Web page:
Join our zoo community

ZSL Whipsnade Zoo Wild hares at Whipsnade

Discussion in 'United Kingdom' started by Tim May, 2 Jul 2016.

  1. Tim May

    Tim May Well-Known Member Premium Member

    Joined:
    16 Nov 2008
    Posts:
    1,500
    Location:
    London, England
    When I used to visit Whipsnade back in the 1970s and 1980s it wasn’t unusual to encounter wild hares on the premises; I always used to enjoy watching them.

    I am still a regular visitor to Whipsnade; I generally go at least eight times annually but, sadly, haven’t seen a hare there for years.

    I would be very interested to know, please, if any anybody else has seen a hare at Whipsnade in recent years.
     
  2. rjh

    rjh New Member

    Joined:
    25 Jul 2010
    Posts:
    2
    Location:
    St Albans,England
    I used to see wild hares regularly upto about 2007 / 2008 and got some excellent photos but haven't seen any in the last few years.
     
  3. pipaluk

    pipaluk Well-Known Member

    Joined:
    10 Feb 2012
    Posts:
    1,871
    Location:
    England
    I saw a lone hare about 4 years ago, oddly on the lawn between the sealion house & discovery centre!
     
  4. Chlidonias

    Chlidonias Moderator Staff Member

    Joined:
    13 Jun 2007
    Posts:
    16,319
    Location:
    omnipresent
    I just had a google about the status of hares in the UK and was rather shocked at their decline!

    I found this page, which I would assume is reasonably accurate: Hare Preservation Trust

     
  5. hedigerfan

    hedigerfan Well-Known Member

    Joined:
    2 Nov 2009
    Posts:
    55
    Location:
    not available
    Probably not surprising, wild brown hares can still be seen in the Highland Wildlife Park, but a rapid assessment of their presence or absence in and around the UK's various rural collections may paint an interesting picture.
     
  6. AdamD601

    AdamD601 Well-Known Member

    Joined:
    6 Feb 2012
    Posts:
    221
    Location:
    Bedfordshire
    I've definitely seen a few a couple of years ago in the Asian rhino paddocks but not the last year or two...
     
  7. Tim May

    Tim May Well-Known Member Premium Member

    Joined:
    16 Nov 2008
    Posts:
    1,500
    Location:
    London, England
    Thanks for the various responses.

    As I mentioned at the start of this thread, it was not unusual to see hares at Whipsnade in the 1970s / 80s.

    Hare numbers at Whipsnade appeared to decline during the 1990s and I've seldom seen them at Whipsnade since the turn-of-the-century.

    I haven't seen a hare there in recent years so it is interesting to know that both “pipaluk” and "AdamD601" have seen them within the last few years.
     
    Last edited: 6 Jul 2016
  8. Zoovolunteer

    Zoovolunteer Well-Known Member

    Joined:
    4 Dec 2008
    Posts:
    160
    Location:
    Bristol,UK
    There is an interesting conservation issue with the Brown Hare in Britain - given that it appears to be an introduced species, probably by the Romans , what conservation actions should be taken? Does it compete with the original native species, the Mountain Hare now found in Scotland and Ireland, in a Grey/ Red squirrel fashion? Although we think of introduced animals as a feature of recent history, people have been moving and releasing animals outside their natural range probably since the Neolithic, and as a result there are many countries with wildlife which are in essence a kind of living archeology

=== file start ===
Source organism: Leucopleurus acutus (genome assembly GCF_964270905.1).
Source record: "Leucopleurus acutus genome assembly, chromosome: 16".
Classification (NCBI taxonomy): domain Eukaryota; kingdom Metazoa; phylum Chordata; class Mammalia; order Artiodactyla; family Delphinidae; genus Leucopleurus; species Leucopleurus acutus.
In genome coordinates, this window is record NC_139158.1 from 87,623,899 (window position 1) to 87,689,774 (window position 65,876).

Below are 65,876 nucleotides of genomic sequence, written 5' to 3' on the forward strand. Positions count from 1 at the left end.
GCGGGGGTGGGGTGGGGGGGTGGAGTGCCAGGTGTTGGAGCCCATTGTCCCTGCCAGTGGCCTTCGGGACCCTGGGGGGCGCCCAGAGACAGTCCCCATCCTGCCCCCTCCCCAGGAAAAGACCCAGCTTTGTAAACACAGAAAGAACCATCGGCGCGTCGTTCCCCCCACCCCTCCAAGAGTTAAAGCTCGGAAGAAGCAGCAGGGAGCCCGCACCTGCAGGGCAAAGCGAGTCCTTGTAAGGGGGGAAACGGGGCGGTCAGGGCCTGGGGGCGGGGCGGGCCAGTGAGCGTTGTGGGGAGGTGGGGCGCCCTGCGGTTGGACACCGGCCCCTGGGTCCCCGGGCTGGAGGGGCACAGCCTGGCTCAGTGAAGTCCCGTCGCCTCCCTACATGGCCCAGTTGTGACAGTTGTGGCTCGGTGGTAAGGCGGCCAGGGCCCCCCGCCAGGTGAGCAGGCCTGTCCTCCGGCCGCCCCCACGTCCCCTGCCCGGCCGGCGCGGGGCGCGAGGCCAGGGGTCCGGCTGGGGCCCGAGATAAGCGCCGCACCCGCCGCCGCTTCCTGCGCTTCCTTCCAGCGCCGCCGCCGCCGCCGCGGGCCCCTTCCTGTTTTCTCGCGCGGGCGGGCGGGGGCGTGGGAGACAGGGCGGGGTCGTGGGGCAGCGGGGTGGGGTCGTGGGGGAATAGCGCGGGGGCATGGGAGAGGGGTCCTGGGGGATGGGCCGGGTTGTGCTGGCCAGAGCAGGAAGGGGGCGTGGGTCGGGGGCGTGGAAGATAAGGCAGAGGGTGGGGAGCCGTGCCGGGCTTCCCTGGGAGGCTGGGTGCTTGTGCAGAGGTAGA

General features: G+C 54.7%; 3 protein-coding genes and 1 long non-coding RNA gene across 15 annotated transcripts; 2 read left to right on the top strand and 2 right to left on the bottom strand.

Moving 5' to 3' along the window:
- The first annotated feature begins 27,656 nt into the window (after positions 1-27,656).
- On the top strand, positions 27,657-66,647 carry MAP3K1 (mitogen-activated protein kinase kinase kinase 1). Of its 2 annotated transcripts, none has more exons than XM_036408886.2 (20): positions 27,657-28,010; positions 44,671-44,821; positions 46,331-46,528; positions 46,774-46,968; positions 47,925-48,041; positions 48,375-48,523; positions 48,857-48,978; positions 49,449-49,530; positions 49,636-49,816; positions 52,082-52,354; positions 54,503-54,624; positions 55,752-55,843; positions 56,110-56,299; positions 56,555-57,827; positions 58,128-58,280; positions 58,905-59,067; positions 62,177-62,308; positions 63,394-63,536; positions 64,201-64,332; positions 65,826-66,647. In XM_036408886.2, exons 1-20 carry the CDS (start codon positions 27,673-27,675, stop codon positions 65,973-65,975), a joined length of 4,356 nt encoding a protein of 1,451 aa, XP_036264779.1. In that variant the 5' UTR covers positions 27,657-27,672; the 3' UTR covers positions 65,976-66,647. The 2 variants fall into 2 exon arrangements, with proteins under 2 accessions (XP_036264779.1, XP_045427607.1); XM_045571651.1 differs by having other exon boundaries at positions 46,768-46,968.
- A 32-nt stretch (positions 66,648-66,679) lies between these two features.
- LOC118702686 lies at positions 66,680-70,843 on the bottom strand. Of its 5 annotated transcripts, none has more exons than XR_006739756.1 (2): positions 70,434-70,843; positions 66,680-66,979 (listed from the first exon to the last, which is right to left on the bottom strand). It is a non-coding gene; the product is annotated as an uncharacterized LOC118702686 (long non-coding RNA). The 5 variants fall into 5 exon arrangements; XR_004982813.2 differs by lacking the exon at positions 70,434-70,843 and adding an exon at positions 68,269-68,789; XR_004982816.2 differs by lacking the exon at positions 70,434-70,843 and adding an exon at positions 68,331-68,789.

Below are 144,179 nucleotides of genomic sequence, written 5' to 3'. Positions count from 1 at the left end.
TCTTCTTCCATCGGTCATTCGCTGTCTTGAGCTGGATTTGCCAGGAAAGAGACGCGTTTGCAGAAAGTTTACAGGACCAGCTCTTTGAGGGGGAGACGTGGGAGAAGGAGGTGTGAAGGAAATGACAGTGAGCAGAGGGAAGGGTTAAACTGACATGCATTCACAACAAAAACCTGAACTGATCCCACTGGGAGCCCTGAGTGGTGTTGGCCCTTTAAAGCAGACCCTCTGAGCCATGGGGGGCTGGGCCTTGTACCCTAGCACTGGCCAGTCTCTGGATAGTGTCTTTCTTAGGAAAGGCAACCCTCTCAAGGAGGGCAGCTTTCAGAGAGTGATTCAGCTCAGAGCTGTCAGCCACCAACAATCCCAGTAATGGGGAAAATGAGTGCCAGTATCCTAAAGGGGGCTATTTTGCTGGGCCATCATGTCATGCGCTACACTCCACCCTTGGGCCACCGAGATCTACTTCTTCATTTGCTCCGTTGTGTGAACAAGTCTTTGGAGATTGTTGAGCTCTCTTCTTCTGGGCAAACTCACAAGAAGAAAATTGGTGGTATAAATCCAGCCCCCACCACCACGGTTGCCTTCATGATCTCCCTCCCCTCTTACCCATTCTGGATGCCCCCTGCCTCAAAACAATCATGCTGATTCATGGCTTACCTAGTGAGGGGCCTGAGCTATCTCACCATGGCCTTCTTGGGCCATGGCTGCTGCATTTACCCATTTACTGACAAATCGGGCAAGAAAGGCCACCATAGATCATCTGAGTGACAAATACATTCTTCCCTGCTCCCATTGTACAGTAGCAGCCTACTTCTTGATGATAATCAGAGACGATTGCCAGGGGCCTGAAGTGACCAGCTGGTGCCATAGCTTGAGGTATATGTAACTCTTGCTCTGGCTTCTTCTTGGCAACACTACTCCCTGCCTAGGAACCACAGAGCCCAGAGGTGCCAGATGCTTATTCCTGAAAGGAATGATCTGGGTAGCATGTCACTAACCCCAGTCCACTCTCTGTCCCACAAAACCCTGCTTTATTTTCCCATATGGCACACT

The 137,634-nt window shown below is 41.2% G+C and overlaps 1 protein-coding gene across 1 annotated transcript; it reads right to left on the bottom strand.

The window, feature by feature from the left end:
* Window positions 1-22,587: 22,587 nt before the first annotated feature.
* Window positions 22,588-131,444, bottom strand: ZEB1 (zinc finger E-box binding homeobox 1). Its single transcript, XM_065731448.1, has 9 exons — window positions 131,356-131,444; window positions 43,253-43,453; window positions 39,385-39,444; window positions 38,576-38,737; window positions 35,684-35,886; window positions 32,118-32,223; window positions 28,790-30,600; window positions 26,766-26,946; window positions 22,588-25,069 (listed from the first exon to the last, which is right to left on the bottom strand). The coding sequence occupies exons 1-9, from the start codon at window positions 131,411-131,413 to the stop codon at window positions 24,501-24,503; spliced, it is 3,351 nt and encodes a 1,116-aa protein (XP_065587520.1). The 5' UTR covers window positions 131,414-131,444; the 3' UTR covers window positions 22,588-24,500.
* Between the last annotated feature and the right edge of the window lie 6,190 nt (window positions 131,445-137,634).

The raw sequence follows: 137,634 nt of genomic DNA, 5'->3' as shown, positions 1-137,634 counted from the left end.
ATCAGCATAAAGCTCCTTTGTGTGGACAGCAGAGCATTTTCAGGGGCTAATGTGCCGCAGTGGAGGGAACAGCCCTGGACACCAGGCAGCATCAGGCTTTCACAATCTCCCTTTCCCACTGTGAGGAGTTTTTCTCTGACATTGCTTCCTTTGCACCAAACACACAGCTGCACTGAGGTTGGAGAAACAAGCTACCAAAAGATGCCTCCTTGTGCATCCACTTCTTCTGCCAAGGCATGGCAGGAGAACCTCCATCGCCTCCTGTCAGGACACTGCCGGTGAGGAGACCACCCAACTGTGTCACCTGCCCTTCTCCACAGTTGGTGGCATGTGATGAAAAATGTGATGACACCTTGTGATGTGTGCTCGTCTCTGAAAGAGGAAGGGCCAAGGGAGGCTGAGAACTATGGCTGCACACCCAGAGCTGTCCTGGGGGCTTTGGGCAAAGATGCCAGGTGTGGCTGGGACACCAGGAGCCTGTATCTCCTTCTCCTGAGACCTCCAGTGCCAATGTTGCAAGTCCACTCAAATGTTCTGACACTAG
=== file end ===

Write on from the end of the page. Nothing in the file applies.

9. TeaLovingDave

    TeaLovingDave Moderator Staff Member

    Joined:
    16 May 2010
    Posts:
    6,386
    Location:
    Wilds of Northumberland
    It does; the Mountain does not thrive in areas where the Brown is commonplace, as the latter is larger and able to outcompete them. As such, the Mountain - which despite its name is perfectly able to thrive in lowland habitats - is only found in such habitats in areas where the Brown is absent, for instance throughout Ireland.

    Although the Mountain Hare does cope better with mountainous terrain somewhat better than does the Brown, as they are significantly less fussy about the quality of their forage and as such can subsist on much scrubbier and woodier vegetation, this advantage is nonetheless outweighed by the size advantage held by the latter taxon. As such, the range of the Mountain Hare within the United Kingdom has been contracting over the last few centuries as Brown Hare have expanded their range; the last native population in Wales appears to have died off in the 1980's or early 1990's whilst the last native population in England, in the north Pennines, went extinct sometime in the early 20th century, whilst introduced populations in Cumbria, County Durham and Northumberland which may had interbred with the last native individuals ultimately went extinct in the 1980's.

    However, in recent years there have been increasing numbers of reports indicating there may be a population of Mountain Hare in the northern Cheviots; as there are native populations just over the border in Scotland this *could* be a natural range expansion, or even a surviving English population which has lingered at the point of invisibility until now, but equally it is possible illicit introductions have taken place.